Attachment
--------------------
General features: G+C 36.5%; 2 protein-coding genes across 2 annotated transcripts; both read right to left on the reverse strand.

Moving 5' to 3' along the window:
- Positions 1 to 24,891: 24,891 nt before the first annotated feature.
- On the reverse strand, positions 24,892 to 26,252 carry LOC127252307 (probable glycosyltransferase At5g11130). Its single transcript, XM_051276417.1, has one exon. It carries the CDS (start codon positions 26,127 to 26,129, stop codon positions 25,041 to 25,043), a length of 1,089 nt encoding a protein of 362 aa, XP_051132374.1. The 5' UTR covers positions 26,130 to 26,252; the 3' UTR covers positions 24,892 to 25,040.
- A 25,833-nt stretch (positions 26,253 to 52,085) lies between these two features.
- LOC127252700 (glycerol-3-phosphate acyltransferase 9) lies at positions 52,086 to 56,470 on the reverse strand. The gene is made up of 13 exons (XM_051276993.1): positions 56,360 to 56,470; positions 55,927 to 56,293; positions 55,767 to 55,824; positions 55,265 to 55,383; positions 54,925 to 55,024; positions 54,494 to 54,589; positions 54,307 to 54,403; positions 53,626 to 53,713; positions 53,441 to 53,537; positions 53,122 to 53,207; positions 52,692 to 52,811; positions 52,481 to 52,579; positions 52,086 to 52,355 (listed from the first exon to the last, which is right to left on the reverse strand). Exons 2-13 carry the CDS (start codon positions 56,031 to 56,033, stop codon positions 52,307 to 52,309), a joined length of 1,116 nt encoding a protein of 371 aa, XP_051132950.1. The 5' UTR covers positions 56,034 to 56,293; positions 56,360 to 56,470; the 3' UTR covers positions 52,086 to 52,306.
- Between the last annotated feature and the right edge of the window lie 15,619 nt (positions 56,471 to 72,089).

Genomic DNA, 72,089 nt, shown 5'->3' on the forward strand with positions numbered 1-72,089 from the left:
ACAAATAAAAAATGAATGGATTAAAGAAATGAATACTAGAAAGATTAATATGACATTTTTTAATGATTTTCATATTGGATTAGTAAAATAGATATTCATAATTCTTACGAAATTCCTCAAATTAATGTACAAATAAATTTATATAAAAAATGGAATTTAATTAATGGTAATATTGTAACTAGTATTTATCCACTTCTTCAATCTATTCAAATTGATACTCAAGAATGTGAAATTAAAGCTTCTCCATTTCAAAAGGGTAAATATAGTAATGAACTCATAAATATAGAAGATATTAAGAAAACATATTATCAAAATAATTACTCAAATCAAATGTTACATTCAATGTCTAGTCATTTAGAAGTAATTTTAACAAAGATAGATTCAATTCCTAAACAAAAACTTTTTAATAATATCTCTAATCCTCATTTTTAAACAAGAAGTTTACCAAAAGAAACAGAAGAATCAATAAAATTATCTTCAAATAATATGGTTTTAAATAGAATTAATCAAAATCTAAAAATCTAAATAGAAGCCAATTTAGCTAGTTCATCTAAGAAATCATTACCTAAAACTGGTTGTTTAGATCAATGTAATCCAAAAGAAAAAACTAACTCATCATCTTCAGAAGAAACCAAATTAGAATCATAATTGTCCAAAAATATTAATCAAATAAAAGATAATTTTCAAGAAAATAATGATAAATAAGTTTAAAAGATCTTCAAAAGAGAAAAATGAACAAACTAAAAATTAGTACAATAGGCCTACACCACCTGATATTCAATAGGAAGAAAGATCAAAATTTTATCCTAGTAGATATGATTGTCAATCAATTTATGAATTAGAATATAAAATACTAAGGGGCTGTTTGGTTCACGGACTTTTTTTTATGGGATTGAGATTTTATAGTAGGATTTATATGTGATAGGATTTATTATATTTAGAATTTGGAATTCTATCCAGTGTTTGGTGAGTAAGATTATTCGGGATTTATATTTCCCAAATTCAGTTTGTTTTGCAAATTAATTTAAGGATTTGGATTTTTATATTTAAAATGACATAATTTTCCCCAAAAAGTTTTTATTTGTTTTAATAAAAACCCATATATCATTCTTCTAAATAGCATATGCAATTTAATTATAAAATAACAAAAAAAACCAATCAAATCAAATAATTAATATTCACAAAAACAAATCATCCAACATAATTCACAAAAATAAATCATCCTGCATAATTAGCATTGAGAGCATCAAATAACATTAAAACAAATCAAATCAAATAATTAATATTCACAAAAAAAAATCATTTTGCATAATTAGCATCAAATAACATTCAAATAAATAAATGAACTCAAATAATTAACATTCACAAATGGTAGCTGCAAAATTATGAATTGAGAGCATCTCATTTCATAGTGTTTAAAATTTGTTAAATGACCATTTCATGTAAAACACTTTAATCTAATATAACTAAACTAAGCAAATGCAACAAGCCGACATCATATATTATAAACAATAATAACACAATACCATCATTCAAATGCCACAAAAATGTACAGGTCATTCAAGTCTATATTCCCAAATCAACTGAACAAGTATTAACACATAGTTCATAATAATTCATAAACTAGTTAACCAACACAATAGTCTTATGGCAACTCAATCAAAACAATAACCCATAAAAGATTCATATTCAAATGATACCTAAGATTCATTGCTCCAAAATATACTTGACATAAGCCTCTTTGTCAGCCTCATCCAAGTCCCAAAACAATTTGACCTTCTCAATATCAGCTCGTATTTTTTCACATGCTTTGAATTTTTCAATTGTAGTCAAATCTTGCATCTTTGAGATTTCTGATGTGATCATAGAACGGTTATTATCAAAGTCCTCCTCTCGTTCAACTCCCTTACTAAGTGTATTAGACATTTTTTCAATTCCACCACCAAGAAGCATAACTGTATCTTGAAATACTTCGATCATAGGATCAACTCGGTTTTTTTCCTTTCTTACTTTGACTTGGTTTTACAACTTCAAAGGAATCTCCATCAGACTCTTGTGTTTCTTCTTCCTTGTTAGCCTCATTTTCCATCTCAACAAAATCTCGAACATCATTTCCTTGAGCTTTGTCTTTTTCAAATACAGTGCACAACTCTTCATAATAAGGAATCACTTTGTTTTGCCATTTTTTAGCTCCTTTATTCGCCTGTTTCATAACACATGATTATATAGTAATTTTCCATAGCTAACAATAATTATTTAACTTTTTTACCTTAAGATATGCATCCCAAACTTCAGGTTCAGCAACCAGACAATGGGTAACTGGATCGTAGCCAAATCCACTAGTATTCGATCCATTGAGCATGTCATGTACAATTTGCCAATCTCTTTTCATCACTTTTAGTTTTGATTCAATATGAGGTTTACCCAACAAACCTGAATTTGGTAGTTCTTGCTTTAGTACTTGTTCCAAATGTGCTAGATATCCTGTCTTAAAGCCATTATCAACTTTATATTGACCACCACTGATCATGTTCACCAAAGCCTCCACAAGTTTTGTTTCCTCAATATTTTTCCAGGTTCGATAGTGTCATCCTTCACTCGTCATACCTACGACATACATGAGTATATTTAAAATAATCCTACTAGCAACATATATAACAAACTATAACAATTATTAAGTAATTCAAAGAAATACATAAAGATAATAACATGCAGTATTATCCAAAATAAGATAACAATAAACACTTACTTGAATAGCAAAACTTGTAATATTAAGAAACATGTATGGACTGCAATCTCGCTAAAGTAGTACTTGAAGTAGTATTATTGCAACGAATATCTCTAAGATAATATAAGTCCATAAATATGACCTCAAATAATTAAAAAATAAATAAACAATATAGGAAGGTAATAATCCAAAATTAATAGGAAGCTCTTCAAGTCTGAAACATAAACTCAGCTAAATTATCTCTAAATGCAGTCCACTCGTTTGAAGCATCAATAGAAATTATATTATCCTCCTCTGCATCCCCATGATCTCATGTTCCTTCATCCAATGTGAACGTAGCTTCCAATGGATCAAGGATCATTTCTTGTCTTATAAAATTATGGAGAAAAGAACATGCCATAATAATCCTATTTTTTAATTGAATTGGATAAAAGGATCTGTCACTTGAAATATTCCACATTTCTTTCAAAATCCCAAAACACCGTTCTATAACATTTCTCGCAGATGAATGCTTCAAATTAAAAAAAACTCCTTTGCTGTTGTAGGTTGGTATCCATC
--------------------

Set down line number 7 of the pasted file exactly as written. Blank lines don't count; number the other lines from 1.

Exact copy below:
- Between the last annotated feature and the right edge of the window lie 15,619 nt (positions 56,471 to 72,089).